I have been to India twice to help manufacture microscopes for Labotron. They are in the little town of Ambala, Cantonment. The scientific industry is concentrated in Ambala and many common medical and scientific gadgets are made there.LaboAmerica
The people of India are amazing. It is a poor country, the infrastructure is overtaxed, it is crowded. Even with all this advesity, they find happiness in their families, their work, and their lives. It is an inspiration to see the poorest people in brightly colored saris smiling as they go about their day.
At first, Labotron had me stay in the town of Chandigar and a driver picked me up in the morning and delivered me back to the hotel in the evening. It was a pretty nice place, but the drive every day was absolutely terrifying. The traffic in India consists of cars, busses, trucks, bicycles, oxcarts pedestrians and every other manner of conveyance. All are moving in different directions and at different speeds. In addition to driving on the left, nobody obeys any of the rules of the road and everybody is trying to move at maximum speed. Cars will go three wide passing slower traffic. The only thing that prevents catastrophe is the implied understanding that everybody wants to make it home at the end of the day. So, the rules are basically give and take.
After a couple weeks of white-knuckled commuting, I decided to buy a bicycle and live in the town of Ambala. The hotel was not as nice, but it was pleasant to ride my bicycle to the factory every day. The most common type of bike is a traditional British design that has a nifty linkage system to actuate the brakes. I loved this bicycle. Since it couldn't be shipped back to the United States at the end of my stay, I gave it to one of the factory servants. He was still riding it when I came back a couple years later. The paint had faded and the markusfarkus had mostly worn away, but it was still in daily operation.
There is a completely different delivery system for food in India. The method for delivering milk was particularly interesting. Refrigeration isn't widely available and the people prefer to eat fresh food rather than processed, preserved, or frozen commodities. The milk is delivered daily to households by a fleet of motorcycles that are specially equipped to carry milk cans. The cows are free to roam the city during the day. They are rounded up and herded to a building where they are milked and fed for the night. The milk from these dairies is either delivered directly or moved to a central collection facility that makes cheese, butter and yougurt. The milk is loaded into the milk cans and put on motorcycles for delivery. The rider then follows a route and delivers the milk to customers throughout the area. The milk cans have a tight sealing cap that prevents leakage and a special dipper cup inside that hangs from the lid. Each scoop holds one liter of milk. When the delivery person shows up, somebody from the family comes out with a pitcher or smaller version of the milk can and the rider scoops out whatever quantity the family wants. He also has a can for cream that is a smaller version of the milk can. It too has a scoop inside to measure out the product.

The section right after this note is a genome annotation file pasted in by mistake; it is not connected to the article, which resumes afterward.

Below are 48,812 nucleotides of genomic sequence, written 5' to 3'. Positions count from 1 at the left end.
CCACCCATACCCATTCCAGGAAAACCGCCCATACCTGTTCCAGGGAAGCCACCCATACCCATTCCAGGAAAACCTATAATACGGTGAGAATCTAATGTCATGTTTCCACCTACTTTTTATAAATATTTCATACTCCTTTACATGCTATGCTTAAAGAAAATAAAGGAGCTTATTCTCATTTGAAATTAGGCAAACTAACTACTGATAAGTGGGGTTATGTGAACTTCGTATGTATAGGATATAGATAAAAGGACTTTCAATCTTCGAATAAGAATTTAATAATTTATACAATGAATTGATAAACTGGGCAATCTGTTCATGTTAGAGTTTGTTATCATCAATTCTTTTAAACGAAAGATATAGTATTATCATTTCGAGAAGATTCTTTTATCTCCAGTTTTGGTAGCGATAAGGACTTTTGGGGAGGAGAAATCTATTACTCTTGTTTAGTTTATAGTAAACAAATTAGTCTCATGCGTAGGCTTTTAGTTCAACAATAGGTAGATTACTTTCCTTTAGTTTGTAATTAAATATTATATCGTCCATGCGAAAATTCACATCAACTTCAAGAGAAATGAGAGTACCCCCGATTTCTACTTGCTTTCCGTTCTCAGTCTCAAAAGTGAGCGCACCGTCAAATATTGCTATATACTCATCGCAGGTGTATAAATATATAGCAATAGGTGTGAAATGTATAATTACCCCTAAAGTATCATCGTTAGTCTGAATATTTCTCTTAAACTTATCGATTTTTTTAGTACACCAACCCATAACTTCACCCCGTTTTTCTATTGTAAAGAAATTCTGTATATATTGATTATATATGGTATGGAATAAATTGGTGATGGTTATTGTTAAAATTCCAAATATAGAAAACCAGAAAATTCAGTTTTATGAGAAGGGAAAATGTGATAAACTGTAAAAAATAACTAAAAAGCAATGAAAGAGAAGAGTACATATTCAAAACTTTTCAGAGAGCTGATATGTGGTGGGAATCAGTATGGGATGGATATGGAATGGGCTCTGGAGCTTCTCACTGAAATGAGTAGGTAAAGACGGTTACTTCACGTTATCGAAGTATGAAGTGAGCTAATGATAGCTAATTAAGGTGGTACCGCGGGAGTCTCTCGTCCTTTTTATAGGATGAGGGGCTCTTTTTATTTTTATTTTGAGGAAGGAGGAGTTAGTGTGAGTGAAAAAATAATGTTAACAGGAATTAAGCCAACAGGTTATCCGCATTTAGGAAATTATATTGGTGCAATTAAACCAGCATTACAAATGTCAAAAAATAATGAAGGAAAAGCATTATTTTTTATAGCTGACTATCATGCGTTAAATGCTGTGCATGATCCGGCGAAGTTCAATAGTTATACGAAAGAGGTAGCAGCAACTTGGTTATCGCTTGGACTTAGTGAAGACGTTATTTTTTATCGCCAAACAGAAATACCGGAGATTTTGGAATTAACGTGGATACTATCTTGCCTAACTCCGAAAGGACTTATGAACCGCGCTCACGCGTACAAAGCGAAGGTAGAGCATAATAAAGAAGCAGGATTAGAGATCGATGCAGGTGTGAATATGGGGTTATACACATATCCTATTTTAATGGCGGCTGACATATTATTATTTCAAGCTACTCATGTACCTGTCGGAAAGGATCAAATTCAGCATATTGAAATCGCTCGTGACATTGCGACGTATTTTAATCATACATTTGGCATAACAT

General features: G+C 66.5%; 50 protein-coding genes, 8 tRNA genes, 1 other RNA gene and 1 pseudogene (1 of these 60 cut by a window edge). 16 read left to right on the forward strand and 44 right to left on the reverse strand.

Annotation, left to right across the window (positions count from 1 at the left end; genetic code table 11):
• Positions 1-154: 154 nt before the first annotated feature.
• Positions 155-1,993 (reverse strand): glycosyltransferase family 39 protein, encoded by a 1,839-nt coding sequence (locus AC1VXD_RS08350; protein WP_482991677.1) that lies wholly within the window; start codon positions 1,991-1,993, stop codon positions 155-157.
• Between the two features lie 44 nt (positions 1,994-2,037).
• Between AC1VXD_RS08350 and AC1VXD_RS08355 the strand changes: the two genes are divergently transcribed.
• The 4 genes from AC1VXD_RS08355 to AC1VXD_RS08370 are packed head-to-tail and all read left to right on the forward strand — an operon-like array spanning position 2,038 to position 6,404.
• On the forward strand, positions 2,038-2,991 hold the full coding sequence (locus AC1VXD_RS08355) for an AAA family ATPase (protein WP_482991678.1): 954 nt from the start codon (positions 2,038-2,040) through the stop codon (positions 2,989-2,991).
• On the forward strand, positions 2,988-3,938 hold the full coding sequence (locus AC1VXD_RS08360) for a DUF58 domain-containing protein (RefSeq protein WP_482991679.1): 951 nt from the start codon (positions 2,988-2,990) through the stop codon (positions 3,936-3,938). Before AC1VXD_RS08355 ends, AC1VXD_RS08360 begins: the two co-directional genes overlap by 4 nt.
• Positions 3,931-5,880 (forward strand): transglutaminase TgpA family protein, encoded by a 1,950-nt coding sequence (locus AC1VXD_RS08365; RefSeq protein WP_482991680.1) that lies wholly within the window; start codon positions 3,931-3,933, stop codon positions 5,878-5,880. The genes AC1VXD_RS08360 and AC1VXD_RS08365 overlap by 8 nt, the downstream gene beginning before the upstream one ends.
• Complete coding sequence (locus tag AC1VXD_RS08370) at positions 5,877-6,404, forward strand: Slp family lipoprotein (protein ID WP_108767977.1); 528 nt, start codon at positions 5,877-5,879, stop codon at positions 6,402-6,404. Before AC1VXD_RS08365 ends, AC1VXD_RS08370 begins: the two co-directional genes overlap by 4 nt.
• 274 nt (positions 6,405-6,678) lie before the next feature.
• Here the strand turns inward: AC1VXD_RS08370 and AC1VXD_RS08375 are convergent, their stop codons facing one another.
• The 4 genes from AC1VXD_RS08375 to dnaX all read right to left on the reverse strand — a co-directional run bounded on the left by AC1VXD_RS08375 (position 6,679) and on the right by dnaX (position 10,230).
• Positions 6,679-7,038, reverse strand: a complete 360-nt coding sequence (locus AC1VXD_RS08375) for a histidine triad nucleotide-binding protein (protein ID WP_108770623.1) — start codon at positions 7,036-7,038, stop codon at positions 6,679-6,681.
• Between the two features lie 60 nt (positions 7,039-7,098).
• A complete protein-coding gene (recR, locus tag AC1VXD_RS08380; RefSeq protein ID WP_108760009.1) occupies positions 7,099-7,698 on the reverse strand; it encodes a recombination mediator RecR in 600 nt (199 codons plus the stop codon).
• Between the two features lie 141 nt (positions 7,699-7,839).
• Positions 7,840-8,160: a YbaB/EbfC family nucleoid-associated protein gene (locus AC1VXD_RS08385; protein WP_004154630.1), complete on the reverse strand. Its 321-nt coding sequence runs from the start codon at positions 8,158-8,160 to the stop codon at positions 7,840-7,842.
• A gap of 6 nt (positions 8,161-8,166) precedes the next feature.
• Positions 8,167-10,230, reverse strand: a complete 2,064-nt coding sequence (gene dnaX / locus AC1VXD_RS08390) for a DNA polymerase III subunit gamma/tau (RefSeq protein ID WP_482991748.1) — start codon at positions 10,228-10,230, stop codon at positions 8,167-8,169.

The milk cans themselves are an interesting piece of equipment. They are a very standardized design throughout the area, and presumably, the country. The cans are formed from galvanized sheet metal with thicker stock forming circumferential bands around the base and top. Rivets hold the whole thing together and the cap fits so tightly that it won't leak even if tipped on its' side. I found a man that makes the milk cans in Ambala. His shop is nothing more than a small space with a dirt floor and simple tools. He sits on the floor and uses his hands and feet to create these milk cans from sheets and strips of metal. The only tools used are a pair of hand shears, a hammer, a couple chisels and punches, and a piece of railroad track for an anvil. Each piece is cut out using marks on the walls. They are formed, and riveted on the anvil. Slowly, the whole process comes together into a finished can, ready for the delivery system. He has probably made thousands of these creations over his lifetime. They are true works of art.